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Fertilizer future

Coffee Farmers Cooperative’s new state-of-the-art facility is designed to meet agronomy needs for years to come
Story and photos by Mark Johnson 10/1/2021

 

Coffee Farmers Cooperative debuted its massive new fertilizer facility Friday, August 27, for an enthusiastic crowd of Co-op employees, vendors, and customers from across the state. A large contingent of TFC staff members were present to help prepare, serve food, and visit with attendees.
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Middle Tennessee agronomy just got a big boost. On Friday, August 27, Coffee Farmers Cooperative debuted its brand-new, state-of-the-art fertilizer facility with a celebratory cook-out event with some 200 guests in attendance. Tennessee Farmers Cooperative (TFC) and member Co-op staff, friends, and family — as well as vendors and representatives from related companies — gathered to enjoy good food and fellowship and to inspect the facility. As some attendees visited with friends, others explored the many impressive elements of the enormous structure located adjacent to the Co-op’s main store in Manchester.


“This facility represents a milestone for farmers in the Middle Tennessee area,” says TFC CEO Shannon Huff, who was in attendance. “The vision, thoughtfulness, and efficiency built into this facility will undoubtedly serve as a template for Co-ops in the years to come. I really think that the members of Coffee Farmers Co-op and the surrounding areas will see significant benefits in their operations thanks to the addition of this wonderful facility. I credit [Coffee Farmers Co-op Manager] Adam Trail, his staff, and the Coffee board of directors for making this a reality.”


Trail says the idea of a new facility was floated during a Coffee Farmers Co-op board meeting some four years ago.


“With the nature of how things are moving in farming around this area, we knew we needed to upgrade our facilities and become more efficient,” says Trail. “We began construction about a year ago, and of course, it was a challenge to undertake this during the COVID-19 pandemic, but we kept at it. We’re proud to have it finished and ready to go.”


The facility was designed and built to be operated by as few as two employees — one on the floor and the other in the control room. Both the receiving and blending equipment was provided by Doyle Manufacturing and features two of the company’s fully automated AUTOBATCH® blenders, as well as a variety of hoppers, conveyors, and elevators to receive products into the 15 bays.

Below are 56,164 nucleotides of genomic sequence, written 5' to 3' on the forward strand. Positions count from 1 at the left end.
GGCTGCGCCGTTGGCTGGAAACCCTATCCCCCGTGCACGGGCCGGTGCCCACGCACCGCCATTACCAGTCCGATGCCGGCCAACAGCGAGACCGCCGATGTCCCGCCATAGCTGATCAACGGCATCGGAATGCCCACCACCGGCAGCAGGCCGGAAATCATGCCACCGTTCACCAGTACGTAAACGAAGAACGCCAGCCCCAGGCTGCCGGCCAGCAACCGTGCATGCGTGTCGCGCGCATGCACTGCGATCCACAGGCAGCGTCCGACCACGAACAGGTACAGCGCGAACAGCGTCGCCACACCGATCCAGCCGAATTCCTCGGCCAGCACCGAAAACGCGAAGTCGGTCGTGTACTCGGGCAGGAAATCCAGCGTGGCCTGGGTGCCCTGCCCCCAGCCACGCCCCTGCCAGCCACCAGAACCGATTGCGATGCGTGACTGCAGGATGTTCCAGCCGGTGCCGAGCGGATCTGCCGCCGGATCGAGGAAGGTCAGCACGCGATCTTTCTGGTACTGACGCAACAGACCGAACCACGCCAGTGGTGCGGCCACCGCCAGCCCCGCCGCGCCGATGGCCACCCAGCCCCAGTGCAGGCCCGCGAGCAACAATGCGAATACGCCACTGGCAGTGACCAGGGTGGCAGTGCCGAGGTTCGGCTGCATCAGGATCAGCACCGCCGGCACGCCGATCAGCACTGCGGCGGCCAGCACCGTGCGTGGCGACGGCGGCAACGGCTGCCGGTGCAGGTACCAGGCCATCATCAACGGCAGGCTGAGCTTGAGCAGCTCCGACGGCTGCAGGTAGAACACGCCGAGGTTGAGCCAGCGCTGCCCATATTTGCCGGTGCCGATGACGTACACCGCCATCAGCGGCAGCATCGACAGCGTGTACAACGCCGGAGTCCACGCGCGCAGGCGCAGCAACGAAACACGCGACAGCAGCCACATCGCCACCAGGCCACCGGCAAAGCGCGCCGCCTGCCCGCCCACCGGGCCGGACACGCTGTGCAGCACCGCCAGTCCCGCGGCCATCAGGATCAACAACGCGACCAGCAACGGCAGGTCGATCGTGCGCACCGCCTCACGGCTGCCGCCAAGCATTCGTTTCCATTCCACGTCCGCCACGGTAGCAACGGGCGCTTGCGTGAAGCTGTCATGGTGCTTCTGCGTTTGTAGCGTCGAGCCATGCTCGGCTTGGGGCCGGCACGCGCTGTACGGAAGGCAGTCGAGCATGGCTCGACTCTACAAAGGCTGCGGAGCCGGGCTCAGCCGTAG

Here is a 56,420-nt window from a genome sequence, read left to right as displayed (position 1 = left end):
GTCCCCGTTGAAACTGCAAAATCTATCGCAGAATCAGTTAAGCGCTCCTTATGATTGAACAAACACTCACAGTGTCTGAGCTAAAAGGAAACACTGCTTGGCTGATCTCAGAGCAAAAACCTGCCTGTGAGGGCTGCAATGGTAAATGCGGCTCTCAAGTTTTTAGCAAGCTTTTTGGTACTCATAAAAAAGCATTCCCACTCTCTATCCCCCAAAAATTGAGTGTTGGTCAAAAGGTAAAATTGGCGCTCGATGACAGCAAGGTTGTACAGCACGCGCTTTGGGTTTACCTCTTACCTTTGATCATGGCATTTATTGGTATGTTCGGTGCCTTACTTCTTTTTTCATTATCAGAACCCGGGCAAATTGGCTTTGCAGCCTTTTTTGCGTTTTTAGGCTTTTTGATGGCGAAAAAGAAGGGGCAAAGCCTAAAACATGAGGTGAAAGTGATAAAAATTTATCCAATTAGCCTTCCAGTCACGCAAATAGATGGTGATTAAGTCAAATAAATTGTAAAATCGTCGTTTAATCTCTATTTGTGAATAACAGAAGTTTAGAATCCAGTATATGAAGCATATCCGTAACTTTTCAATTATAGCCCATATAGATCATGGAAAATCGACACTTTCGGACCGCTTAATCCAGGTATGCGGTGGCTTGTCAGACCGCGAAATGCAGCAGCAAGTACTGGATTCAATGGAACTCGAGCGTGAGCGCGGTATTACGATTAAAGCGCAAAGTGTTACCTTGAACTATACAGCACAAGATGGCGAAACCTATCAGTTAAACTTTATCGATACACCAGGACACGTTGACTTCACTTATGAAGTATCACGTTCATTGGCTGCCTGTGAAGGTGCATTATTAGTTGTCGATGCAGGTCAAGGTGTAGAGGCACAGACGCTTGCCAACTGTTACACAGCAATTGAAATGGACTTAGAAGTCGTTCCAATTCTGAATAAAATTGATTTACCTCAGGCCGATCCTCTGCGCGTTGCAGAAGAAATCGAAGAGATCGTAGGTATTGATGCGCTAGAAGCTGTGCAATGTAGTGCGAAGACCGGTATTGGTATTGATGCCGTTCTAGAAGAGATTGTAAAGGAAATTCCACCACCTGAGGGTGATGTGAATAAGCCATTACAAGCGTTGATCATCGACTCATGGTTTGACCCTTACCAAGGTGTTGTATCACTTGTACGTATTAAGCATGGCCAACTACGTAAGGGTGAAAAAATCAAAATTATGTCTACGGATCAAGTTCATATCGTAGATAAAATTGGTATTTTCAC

“The system eliminates the need for an expensive truck scale,” explains Doug Tabing, the Doyle representative who worked on the project with the Co-op. “These blenders provide a quality blend in just 10 seconds per ton and, with the conveyors, the system can load more than 400 tons per hour.”


Tabing explains that the system integrates with TFC’s Merchant software, which streamlines the ordering process.


“Once the Co-op staff person writes up the order, the recipe is kept in the system and is ready to blend that exact mixture when the customer is ready for it,” he says. “You don’t have to rewrite orders, which eliminates the possibility of human error.”


Trey Smith, manager of TFC’s Ag Equipment, USA, says the need for increased supply security and efficiency necessitated the construction of the facility.


“Adam and the [Coffee Farmers] board had the foresight to grow the agronomy business in this area,” Smith says. “They posed the question, ‘What are we going to do 10, 15 years down the road?’ I really credit them for asking the tough questions and moving forward with a solution.”


Smith says that the increased capacity and efficiency of the facility will fit the advancements in the on-farm spreading process.


“The equipment in general is getting larger,” he points out. “The traditional five- to seven-ton capacity, single max spreader truck is giving way to the high-clearance machines that can spread 500 to 800 acres in a single day. The old 10-ton tender is being replaced with 16-ton and 24-ton tenders. These are becoming the norm, so you need a facility that can take advantage of these advancements.”


Smith adds that the facility is unlike anything he’s seen over his three-decade tenure with Co-op.


“I couldn’t have dreamed of this when I first started working in this field,” he says. “There are things here that you’d expect to see on a spaceship! It is certainly built to address the needs of the future.”


 
 
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